One of Britain's biggest managers of ethical funds is to dump £20m of shares in fossil fuel companies in one of the biggest divestments so far because of climate change.
Shares in BHP Billiton, the Anglo-Australian mining giant, will be among those sold by BMO Global Asset Management's range of "responsible" funds, which manage £1.5bn of assets. They were previously known as the "stewardship" funds, the first ethical funds launched in Britain.
The archbishop of Canterbury, Justin Welby, played a crucial role in the divestment, as president of BMO's responsible investment council. The Church of England has already pulled out of investing in companies that make more than 10% of its revenues from thermal coal or oil from tar sands.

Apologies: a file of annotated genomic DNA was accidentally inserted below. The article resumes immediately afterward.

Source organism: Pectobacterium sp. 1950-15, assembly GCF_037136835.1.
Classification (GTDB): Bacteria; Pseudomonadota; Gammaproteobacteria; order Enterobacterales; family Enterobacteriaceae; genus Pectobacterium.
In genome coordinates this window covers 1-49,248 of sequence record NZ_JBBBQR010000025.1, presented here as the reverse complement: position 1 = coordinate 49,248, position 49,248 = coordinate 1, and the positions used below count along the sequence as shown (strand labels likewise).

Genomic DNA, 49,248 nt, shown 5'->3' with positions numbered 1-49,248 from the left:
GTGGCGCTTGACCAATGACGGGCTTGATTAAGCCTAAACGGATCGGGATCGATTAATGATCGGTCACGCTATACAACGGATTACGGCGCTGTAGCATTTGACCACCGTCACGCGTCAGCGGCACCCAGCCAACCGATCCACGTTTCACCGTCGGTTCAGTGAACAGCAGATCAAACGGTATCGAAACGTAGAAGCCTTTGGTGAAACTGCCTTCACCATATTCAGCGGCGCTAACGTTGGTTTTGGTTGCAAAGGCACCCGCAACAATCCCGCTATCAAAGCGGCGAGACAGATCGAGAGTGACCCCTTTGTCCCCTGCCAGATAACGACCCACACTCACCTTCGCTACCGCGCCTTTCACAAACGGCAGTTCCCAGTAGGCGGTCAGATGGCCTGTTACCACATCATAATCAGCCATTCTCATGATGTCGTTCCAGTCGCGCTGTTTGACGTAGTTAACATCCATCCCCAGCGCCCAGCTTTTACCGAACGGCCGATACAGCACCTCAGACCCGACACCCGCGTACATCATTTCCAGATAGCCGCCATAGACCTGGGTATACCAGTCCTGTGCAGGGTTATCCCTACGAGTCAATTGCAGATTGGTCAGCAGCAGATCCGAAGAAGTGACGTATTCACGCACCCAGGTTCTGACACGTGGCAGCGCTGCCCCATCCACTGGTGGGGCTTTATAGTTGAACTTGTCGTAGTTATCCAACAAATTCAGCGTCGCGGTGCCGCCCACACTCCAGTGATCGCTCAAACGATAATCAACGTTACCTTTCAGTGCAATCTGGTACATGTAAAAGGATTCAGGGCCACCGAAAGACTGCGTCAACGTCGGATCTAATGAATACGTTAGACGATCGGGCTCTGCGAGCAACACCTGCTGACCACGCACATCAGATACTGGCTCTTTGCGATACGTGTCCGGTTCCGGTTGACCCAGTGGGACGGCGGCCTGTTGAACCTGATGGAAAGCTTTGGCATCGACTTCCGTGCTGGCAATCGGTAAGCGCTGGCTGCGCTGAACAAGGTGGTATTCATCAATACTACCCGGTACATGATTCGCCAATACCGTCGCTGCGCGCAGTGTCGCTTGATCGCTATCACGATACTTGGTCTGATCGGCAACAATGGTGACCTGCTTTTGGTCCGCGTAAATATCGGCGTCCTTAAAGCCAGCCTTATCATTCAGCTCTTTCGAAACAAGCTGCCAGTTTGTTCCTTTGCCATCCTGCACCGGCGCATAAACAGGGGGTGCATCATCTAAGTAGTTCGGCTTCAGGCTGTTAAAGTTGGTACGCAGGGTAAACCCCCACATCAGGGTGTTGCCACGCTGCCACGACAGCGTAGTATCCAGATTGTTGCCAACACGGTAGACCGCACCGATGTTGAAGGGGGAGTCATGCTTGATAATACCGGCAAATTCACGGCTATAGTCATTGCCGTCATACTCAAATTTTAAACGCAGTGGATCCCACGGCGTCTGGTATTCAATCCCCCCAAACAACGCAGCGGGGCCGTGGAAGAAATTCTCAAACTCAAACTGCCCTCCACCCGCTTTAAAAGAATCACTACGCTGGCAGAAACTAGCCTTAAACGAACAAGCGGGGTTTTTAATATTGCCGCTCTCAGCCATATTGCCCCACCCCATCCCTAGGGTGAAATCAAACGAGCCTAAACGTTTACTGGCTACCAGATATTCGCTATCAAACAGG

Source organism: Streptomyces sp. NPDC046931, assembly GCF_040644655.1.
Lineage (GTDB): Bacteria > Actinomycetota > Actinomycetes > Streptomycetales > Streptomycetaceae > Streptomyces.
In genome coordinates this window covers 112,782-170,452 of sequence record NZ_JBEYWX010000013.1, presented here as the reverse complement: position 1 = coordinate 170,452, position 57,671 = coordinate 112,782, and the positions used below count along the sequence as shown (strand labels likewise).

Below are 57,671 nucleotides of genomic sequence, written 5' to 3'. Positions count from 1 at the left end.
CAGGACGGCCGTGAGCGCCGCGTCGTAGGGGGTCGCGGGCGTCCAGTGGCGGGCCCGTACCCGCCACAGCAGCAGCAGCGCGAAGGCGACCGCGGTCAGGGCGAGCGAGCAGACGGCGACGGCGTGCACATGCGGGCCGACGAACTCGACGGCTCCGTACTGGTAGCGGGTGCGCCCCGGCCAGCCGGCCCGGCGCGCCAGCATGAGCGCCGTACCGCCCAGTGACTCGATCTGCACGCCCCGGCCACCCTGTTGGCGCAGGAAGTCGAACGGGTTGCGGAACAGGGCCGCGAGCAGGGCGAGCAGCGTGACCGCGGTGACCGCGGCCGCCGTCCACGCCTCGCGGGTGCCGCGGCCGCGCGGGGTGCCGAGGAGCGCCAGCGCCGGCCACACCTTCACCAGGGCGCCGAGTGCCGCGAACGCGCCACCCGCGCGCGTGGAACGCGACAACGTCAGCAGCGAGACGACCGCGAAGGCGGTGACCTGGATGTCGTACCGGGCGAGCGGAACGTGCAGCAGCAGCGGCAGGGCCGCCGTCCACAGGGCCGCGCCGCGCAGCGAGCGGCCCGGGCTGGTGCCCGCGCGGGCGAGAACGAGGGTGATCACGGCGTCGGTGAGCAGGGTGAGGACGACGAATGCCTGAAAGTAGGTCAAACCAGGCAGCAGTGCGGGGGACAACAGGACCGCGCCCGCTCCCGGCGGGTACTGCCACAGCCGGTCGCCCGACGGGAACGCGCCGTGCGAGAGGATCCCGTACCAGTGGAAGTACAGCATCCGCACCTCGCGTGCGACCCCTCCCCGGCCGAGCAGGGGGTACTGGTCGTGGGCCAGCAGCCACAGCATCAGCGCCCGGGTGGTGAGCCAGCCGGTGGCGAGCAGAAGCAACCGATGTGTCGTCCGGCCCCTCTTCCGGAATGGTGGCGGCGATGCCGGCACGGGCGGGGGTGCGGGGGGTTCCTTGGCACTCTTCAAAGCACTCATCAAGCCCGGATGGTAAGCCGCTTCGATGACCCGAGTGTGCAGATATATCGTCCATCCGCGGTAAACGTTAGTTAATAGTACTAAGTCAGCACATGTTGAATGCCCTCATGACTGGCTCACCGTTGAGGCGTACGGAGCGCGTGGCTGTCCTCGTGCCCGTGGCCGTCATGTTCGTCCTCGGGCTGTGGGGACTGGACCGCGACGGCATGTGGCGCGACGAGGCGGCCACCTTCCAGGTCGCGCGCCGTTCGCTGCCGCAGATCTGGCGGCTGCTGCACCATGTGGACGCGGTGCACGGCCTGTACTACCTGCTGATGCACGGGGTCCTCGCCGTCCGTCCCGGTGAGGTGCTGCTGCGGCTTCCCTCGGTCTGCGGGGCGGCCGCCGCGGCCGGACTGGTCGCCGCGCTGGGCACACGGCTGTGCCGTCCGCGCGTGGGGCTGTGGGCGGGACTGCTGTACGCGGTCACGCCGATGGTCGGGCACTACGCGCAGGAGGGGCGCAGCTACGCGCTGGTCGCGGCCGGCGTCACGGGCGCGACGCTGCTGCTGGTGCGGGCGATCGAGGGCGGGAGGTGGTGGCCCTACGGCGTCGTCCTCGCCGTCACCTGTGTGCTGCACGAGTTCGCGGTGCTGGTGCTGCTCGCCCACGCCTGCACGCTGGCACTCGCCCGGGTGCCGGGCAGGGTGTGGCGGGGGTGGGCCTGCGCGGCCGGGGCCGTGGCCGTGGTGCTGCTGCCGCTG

BMO's divestment goes further, banning all companies with fossil fuel reserves from being in its responsible funds range.
It is estimated that the world can afford to burn between one-fifth and one-third of proven reserves before there is a reasonable chance of tipping the planet over the 2C danger threshold of warming. This has prompted campaigners to demand pension and investment funds sell shares in oil and coal companies.
Read the full article by Patrick Collinson published in The Guardian.